Nathan Buman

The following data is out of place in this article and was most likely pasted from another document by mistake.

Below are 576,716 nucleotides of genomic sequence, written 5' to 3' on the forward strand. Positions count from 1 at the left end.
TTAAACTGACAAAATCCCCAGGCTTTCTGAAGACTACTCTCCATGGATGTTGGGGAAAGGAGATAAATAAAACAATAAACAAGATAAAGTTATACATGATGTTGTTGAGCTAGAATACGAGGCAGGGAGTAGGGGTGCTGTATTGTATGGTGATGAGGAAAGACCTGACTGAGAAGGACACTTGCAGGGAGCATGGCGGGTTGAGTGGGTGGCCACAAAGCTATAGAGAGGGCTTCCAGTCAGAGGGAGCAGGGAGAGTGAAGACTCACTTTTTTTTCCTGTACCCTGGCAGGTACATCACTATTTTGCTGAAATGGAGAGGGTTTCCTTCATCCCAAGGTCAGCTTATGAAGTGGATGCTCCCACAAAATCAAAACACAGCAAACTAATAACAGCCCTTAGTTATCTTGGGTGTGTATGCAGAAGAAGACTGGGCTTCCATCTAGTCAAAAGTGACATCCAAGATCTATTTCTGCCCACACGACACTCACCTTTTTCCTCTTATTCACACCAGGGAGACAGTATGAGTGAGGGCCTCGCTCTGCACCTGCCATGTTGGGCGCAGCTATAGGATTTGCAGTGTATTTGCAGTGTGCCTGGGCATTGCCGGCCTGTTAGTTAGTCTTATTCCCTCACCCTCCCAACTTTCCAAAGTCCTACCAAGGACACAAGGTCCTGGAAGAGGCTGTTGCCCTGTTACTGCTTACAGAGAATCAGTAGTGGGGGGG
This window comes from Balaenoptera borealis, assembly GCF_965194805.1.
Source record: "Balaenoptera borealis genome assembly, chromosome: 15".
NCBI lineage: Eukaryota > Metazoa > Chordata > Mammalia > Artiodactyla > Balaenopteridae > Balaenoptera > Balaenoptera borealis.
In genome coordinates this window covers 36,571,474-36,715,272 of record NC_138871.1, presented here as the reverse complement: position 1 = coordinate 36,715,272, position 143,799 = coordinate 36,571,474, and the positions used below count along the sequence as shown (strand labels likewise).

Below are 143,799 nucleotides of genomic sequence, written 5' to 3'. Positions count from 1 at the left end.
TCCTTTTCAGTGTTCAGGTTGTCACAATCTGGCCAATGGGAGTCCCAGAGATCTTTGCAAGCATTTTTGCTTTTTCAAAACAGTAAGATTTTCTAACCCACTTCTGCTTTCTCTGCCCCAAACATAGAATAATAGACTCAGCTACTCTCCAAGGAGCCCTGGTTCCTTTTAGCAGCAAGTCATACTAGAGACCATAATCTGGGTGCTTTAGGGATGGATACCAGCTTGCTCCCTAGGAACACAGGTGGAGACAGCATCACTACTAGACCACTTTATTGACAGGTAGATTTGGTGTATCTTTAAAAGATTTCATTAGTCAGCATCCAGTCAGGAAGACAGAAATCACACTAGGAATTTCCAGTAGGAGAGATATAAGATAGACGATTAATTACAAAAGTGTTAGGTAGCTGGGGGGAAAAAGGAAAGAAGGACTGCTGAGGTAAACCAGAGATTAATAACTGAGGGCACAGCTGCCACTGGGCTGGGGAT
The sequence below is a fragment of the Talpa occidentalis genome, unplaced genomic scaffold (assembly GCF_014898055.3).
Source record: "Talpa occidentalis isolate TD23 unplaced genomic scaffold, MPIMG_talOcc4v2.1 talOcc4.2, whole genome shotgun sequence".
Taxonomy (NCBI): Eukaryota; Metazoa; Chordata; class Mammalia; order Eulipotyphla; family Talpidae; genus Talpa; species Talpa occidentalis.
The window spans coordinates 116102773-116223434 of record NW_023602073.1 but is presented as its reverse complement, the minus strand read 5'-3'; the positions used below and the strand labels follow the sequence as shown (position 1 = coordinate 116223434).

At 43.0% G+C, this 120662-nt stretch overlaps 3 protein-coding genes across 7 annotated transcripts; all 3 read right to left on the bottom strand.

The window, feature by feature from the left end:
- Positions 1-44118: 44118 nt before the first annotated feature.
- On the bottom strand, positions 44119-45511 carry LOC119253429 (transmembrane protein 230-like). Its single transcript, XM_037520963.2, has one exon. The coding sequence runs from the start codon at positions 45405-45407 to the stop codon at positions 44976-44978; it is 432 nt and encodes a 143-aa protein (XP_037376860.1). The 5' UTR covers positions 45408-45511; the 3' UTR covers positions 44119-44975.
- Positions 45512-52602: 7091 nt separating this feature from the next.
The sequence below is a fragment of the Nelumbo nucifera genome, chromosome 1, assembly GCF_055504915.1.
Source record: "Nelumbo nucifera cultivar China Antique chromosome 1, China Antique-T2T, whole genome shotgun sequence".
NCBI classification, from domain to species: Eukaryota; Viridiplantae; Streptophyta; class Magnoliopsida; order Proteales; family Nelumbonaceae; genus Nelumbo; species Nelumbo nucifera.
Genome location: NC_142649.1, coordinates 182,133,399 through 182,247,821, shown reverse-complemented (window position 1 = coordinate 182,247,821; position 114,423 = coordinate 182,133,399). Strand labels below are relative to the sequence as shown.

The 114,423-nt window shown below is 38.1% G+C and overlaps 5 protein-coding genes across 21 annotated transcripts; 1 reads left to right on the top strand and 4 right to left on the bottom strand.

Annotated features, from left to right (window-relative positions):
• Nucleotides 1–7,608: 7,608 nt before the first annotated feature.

As we enter deeper into the Civil War Sesquicentennial, we become more fully aware of how little we truly understand about the Civil War and the decades surrounding the four years of conflict. Thousands of books have attempted to explore and explain countless topics but a clearer and more nuanced understanding of previously trodden subjects remains vital. The beauty of studying the Civil War (and all of history for that matter) lays in the fact that we are constantly uncovering new questions, just as we begin to answer earlier ones. Additionally, the answers that we have discovered over the course of the last one 150 years, often leave us unsatisfied, encouraging us to look again, to ask again, and to attempt to re-explain certain aspects of Civil War and Civil War-era history. The Spring 2011 issue of Civil War Book Review serves as a product of the remaining vitality of Civil War history. This quarter, our celebration of the Civil War soldier continues with an image of George Kimbrue, a Private in the 93rd Indiana Infantry, United States Army. Kimbrue’s tintype provides us with a great opportunity to see the kinds of arms and armaments that Union soldiers carried throughout the Civil War. Our first feature review, that exhibits the vitality of re-assessing what we think we know about Civil War-era history, Slavery, Civil War, and Salvation: African American Slaves and Christianity, 1830-1870 by Daniel Fountain, challenges long-held beliefs that slaves adopted Christianity with great enthusiasm, suggesting that, only after emancipation, did African Americans flock to Christianity. In Border War: Fighting over Slaver before the Civil War, Stanley Harrold examines the vital role of the border states in the years leading up to the Civil War, posturing that this middle ground provided the heart of North-South tension and the primary catalyst to civil war, not the expansion of slavery into the western territories. Next, David Powell tackles the task of criticizing the Confederate cavalry commanders, Nathan Bedford Forrest and Joseph Wheeler, challenging long-held admiration for the leadership and command of these two soldiers in Failure in the Saddle: Nathan Bedford Forrest, Joseph Wheeler, and the Confederate Cavalry in the Chickamauga Campaign. Seemingly untouchable for many years, Powell takes these two commanders to task by looking at their leadership during the Chickamauga Campaign and providing a valuable example of military scholarship. Finally, Randall Fuller, in From Battlefields Rising: How the Civil War Transformed American Literature, shows how the Civil War drastically altered the social outlook and personal reflective of many of America’s great literary minds in his excellent study on the ways in which the war experience shaped American literature for many years. Anne Marshall’s recent study, Creating a Confederate Kentucky: The Lost Cause and Civil War Memory in a Border State, reminds us, yet again, that we can often understand our present by understanding our past while asking us to re-examine the unique experience of Kentucky during the war that made it a Confederate state without even seceding. She graciously granted Civil War Book Review with our author interview this quarter during which she discusses many of questions raised by and explained in this book. In our Civil War Treasures column this Spring, Leah Wood Jewett provides an example of the political intuitiveness of women on the eve of the Civil War. While unable to vote, women played an active role in the political discussion, often participating enthusiastically in the conversation surrounding secession. Frank Williams, in his Look at Lincoln series, examines the recent work by Richard Lawrence Miller in Lincoln and His World: Volume 3, the Rise to National Prominence, 1843-1853. Williams suggests that Miller has successfully provided a treasure trove of information, quotations, and analysis of Lincoln on a personal level that we can use to better understand his ascent to the presidency and his years in office. Civil War Book Review would like to call our readers’ attention to the Essential Civil War Curriculum, a sesquicentennial project of the Virginia Center for the Civil War Studies. The new, live website http://www.essentialcivilwarcurriculum.com/ is a wonderful source that features many important resources for educators and anyone with a thirst for Civil War knowledge. Please take a moment to stop and take a look at their site. No contribution remains more vital than the continued support of the LSU Libraries and Special Collections. Additionally, editorial assistant, reviewers, publishers, technological support team, authors, and countless other individuals help to make Civil War Book Review the best possible product that it can be; this Spring 2011 issue is a testament to that collective effort.